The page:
Drone strikes in Pakistan will continue:US
WASHINGTON THE White House has no intention to end CIA drone strikes against militant targets on Pakistani soil, US officials say, possibly setting the two countries up for diplomatic tensions after Pakistan’s parliament unanimously approved new guidelines for the country’s troubled relationship with the United States.
US officials say they will work in coming weeks and months to find common ground with Pakistan, but if a suspected terrorist target comes into the laser sights of a CIA drone’s hellfire missiles, they will take the shot.
It is not the first time the US has ignored Pakistan’s parliament, which demanded an end to drone strikes in 2008. What is different now is that the Pakistani government is in a more fragile political state and can continue no longer its earlier practice of quietly allowing the US action while publicly denouncing it, Pakistani officials say.
All officials spoke on condition of anonymity to discuss the high stakes diplomatic jockeying.
The parliament approved on Thursday recommendations intended to guide Pakistan’s government in its negotiations to reset the US relationship. The guidelines allow for the blockade on US and NATO supplies to be lifted.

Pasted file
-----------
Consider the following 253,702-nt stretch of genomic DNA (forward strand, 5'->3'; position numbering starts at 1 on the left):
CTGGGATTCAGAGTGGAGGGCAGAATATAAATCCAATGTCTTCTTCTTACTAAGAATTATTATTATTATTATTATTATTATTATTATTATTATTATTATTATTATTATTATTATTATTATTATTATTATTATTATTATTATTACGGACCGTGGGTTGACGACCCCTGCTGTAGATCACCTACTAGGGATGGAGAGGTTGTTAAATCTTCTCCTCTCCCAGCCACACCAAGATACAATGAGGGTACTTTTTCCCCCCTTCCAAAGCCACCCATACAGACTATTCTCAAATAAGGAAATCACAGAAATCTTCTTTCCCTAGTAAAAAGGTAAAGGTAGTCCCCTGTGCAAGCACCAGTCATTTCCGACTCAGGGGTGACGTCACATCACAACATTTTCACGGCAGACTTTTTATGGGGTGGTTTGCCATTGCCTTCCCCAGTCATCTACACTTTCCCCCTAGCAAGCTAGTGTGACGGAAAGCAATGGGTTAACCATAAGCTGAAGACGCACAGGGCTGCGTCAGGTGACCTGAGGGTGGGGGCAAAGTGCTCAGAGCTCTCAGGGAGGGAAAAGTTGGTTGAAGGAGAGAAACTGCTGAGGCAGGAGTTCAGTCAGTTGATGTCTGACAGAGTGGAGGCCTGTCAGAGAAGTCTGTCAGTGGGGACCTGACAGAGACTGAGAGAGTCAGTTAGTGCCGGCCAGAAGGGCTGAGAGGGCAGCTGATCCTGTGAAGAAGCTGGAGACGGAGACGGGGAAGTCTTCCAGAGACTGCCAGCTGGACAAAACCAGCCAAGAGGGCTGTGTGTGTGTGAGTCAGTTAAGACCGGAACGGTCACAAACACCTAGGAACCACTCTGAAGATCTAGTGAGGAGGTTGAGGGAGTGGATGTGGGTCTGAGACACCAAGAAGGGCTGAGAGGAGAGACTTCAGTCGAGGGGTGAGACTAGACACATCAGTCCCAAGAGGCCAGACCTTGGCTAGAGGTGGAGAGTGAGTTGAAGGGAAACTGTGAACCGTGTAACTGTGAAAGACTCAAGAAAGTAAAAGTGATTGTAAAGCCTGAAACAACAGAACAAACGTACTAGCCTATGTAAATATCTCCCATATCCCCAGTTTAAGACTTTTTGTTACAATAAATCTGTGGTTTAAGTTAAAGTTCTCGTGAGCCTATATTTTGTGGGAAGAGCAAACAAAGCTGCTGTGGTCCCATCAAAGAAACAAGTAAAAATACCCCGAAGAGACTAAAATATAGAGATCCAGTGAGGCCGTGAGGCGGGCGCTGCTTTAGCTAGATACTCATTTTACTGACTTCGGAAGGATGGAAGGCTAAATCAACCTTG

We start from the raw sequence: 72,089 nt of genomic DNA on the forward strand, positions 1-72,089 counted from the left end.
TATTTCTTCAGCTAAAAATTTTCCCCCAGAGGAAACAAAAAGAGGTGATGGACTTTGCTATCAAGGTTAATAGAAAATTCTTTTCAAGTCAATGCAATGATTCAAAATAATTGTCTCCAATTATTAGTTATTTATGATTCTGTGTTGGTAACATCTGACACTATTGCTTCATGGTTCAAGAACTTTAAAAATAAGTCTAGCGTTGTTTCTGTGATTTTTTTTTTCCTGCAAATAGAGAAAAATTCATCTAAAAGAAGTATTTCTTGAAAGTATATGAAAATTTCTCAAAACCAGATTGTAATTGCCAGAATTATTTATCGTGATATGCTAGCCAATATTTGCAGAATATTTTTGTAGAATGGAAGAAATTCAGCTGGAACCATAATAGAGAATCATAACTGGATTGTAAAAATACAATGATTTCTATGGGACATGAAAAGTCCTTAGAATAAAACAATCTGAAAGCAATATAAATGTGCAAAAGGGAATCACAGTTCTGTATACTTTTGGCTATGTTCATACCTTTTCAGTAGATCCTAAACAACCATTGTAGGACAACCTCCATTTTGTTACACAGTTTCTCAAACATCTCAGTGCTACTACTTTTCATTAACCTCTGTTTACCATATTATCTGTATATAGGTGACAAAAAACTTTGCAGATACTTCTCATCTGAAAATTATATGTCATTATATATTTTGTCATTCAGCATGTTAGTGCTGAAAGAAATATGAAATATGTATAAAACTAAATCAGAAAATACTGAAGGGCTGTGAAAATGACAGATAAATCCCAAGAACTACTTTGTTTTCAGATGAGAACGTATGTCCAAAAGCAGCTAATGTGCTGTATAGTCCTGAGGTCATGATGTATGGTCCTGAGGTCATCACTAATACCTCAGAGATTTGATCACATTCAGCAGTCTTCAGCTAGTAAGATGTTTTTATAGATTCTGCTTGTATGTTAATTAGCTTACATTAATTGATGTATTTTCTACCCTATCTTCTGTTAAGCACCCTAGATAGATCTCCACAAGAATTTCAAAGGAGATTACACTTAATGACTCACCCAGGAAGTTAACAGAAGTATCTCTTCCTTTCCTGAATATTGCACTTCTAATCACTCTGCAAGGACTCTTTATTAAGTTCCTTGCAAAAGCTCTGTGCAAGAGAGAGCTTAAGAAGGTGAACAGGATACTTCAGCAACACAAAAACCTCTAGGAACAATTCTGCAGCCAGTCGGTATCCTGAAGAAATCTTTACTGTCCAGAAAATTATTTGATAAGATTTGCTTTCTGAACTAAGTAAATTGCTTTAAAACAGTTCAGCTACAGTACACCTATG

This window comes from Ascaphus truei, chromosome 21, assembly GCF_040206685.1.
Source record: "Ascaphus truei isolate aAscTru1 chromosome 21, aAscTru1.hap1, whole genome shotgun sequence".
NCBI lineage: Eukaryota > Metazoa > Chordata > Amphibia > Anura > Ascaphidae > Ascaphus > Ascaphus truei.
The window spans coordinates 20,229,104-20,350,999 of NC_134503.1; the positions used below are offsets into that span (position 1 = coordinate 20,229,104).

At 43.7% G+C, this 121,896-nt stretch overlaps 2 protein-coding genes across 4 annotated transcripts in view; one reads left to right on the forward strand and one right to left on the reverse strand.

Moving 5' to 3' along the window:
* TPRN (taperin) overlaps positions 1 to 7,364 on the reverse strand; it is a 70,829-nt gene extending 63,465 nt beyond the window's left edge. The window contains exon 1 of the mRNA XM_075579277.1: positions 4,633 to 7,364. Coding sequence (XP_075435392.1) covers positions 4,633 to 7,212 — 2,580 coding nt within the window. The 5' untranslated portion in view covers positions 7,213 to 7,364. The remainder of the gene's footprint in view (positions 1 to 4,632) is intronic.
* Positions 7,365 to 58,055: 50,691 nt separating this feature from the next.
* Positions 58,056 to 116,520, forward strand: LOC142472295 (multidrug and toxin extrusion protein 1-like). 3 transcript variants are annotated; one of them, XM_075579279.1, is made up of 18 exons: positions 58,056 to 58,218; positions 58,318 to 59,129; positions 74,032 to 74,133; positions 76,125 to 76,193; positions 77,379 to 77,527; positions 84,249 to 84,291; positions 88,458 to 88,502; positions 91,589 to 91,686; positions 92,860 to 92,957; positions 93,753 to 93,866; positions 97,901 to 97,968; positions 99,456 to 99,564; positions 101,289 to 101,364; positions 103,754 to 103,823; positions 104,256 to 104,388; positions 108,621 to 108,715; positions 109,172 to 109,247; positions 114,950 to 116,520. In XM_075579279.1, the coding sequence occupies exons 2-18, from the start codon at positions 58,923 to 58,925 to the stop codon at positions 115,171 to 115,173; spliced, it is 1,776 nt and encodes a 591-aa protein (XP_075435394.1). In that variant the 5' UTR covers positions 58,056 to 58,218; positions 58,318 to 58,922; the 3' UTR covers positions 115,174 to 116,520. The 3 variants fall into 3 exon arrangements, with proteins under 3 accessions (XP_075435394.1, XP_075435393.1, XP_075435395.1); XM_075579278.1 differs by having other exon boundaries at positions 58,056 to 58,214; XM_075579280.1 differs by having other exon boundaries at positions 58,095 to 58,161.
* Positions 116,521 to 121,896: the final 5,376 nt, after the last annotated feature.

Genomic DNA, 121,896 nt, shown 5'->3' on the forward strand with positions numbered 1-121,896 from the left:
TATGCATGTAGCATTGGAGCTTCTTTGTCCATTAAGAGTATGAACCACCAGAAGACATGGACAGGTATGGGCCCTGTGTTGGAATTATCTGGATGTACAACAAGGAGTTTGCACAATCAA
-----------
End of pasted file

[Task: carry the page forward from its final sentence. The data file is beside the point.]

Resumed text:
The lawmakers demanded a halt to CIA-led missile attacks but did not make that a prerequisite to reopening the supply lines.
The relationship between Pakistan and the US faltered after a series of incidents in 2011 that have damaged trust on both sides‚ from the controversy over CIA security officer Ray Davis, who killed two Pakistani alleged assailants and was later released, to the US Navy SEAL raid that killed Osama bin Laden in Pakistan in May, without Pakistani permission.
But the arguable nadir in relations came in November, when US forces returned fire they believed came from a Pakistani border post and killed 24 Pakistani troops.
Those incidents led to the ejection of US military trainers who had worked closely with Pakistani counterinsurgent forces, slowed CIA drone strikes, and joint raids and investigations by Pakistan’s intelligence service together with the CIA and FBI. The border incident led to the shutdown of border supply lines into Afghanistan, more than doubling the cost of shipping in supplies for the war effort. A recent series of high-level US military and State Department visits have produced backroom understandings on almost every issue except the drones, one former US official briefed on the talks explained, with US officials offering to negotiate some sort of payment to use the border crossing points, for instance. The White House also is considering issuing an official apology for the deadly border incident, two senior US officials say, which would help ease Pakistani outrage and demonstrate the Pakistani government wrested at least one major concession from the US.
And while the US has no intentions of stopping its CIA and FBI counterterrorist activities on Pakistani soil, the White House could take the step of withdrawing some of the staff for a few months until the spotlight is off the controversy, as it did last year after the Ray Davis incident, and again after the Bin Laden raid.